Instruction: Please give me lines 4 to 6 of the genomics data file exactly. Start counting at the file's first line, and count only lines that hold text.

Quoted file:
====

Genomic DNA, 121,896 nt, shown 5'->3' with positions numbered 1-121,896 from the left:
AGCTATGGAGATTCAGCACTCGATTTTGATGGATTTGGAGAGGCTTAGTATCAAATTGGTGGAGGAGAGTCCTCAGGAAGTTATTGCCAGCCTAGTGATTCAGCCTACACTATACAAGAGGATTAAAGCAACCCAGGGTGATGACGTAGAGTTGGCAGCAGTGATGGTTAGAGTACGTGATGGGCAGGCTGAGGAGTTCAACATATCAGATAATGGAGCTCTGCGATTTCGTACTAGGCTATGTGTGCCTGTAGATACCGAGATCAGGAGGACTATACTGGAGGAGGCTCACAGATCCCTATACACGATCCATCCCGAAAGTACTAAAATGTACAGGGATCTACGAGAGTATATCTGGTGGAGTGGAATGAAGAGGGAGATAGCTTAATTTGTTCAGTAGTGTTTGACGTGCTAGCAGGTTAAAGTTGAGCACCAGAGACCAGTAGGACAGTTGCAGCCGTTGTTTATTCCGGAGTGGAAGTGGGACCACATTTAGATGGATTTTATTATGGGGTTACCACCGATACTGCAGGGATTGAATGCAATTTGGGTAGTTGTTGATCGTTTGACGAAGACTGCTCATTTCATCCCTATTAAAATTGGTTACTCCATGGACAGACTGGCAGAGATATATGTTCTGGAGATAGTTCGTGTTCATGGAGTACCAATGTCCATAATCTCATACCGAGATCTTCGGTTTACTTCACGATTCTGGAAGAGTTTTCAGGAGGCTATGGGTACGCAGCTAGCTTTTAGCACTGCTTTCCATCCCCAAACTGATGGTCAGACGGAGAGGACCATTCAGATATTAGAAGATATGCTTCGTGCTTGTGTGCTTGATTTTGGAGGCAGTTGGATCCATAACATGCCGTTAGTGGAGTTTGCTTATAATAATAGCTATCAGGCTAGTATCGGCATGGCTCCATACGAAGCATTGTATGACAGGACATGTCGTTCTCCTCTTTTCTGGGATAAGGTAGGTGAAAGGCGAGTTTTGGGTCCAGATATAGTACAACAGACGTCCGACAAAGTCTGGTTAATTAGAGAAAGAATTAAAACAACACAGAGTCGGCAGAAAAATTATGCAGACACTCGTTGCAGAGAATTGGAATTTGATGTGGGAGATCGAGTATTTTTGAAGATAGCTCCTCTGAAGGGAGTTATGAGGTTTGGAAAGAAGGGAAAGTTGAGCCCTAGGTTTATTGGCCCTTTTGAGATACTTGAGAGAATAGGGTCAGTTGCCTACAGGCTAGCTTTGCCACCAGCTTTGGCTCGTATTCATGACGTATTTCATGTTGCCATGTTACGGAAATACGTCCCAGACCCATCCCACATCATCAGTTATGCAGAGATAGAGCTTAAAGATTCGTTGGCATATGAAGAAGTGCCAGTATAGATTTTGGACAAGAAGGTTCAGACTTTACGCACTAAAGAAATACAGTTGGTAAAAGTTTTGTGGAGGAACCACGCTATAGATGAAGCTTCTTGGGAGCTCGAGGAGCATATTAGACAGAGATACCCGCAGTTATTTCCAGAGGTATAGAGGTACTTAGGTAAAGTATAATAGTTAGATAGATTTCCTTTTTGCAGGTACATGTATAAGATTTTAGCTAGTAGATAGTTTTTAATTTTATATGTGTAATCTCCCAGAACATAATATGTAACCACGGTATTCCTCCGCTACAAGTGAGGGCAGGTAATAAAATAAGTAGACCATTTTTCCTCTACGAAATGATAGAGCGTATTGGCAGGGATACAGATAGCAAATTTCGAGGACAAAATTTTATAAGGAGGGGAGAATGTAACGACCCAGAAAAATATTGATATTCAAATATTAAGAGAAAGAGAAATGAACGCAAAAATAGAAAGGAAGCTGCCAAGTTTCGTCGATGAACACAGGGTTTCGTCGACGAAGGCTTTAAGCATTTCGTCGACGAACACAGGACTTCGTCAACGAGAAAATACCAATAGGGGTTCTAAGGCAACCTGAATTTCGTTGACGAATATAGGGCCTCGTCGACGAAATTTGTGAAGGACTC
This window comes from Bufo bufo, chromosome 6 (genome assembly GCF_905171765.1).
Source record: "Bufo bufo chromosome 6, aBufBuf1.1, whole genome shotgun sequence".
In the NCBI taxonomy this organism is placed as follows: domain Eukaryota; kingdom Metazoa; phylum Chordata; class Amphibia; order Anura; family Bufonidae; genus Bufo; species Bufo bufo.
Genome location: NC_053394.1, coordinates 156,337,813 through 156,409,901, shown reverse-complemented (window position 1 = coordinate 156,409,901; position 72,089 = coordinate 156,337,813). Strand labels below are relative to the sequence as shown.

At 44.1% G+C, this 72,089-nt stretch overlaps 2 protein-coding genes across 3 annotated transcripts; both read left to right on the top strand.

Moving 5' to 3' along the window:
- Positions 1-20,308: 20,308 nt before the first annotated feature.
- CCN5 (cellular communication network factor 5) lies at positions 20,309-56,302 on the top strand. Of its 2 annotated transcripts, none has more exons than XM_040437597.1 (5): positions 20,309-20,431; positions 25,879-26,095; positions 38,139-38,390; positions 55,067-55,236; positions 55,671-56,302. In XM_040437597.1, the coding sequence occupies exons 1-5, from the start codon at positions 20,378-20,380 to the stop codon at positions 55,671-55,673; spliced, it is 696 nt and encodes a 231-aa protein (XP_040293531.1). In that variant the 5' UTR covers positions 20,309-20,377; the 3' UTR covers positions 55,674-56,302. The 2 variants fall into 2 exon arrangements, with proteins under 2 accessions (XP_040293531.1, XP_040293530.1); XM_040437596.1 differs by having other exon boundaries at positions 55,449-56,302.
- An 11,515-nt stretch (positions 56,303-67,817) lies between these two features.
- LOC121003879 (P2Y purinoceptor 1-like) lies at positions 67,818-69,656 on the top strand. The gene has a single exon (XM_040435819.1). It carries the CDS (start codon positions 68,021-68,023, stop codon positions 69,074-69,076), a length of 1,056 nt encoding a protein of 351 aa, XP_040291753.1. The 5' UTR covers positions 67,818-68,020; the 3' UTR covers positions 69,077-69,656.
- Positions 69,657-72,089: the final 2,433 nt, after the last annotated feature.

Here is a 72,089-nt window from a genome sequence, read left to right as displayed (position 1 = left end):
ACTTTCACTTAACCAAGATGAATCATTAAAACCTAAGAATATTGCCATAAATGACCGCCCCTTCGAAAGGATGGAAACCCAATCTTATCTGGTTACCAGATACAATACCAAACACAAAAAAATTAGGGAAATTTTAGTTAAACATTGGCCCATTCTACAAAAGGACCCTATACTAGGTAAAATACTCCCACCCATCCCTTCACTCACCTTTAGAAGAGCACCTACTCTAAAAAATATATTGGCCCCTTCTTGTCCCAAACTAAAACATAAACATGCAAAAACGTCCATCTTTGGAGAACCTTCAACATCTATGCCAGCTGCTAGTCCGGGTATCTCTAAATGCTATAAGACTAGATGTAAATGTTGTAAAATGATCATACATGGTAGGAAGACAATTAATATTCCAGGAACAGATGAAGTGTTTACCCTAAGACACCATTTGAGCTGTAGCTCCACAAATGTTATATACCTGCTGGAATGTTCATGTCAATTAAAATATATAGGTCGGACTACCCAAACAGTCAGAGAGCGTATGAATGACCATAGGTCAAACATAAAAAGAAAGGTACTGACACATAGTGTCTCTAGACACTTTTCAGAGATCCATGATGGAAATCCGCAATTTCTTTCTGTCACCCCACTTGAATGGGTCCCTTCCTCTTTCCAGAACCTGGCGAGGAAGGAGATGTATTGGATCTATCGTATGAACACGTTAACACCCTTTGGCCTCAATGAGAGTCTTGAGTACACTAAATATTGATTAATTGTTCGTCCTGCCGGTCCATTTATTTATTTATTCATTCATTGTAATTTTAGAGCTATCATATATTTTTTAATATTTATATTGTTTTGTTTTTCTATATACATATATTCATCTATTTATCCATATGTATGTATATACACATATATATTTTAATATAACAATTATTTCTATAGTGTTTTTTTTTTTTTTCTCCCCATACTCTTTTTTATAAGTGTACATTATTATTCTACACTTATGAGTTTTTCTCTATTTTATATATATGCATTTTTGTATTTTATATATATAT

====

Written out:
Source record: "Bufo bufo chromosome 6, aBufBuf1.1, whole genome shotgun sequence".
In the NCBI taxonomy this organism is placed as follows: domain Eukaryota; kingdom Metazoa; phylum Chordata; class Amphibia; order Anura; family Bufonidae; genus Bufo; species Bufo bufo.
Genome location: NC_053394.1, coordinates 156,337,813 through 156,409,901, shown reverse-complemented (window position 1 = coordinate 156,409,901; position 72,089 = coordinate 156,337,813). Strand labels below are relative to the sequence as shown.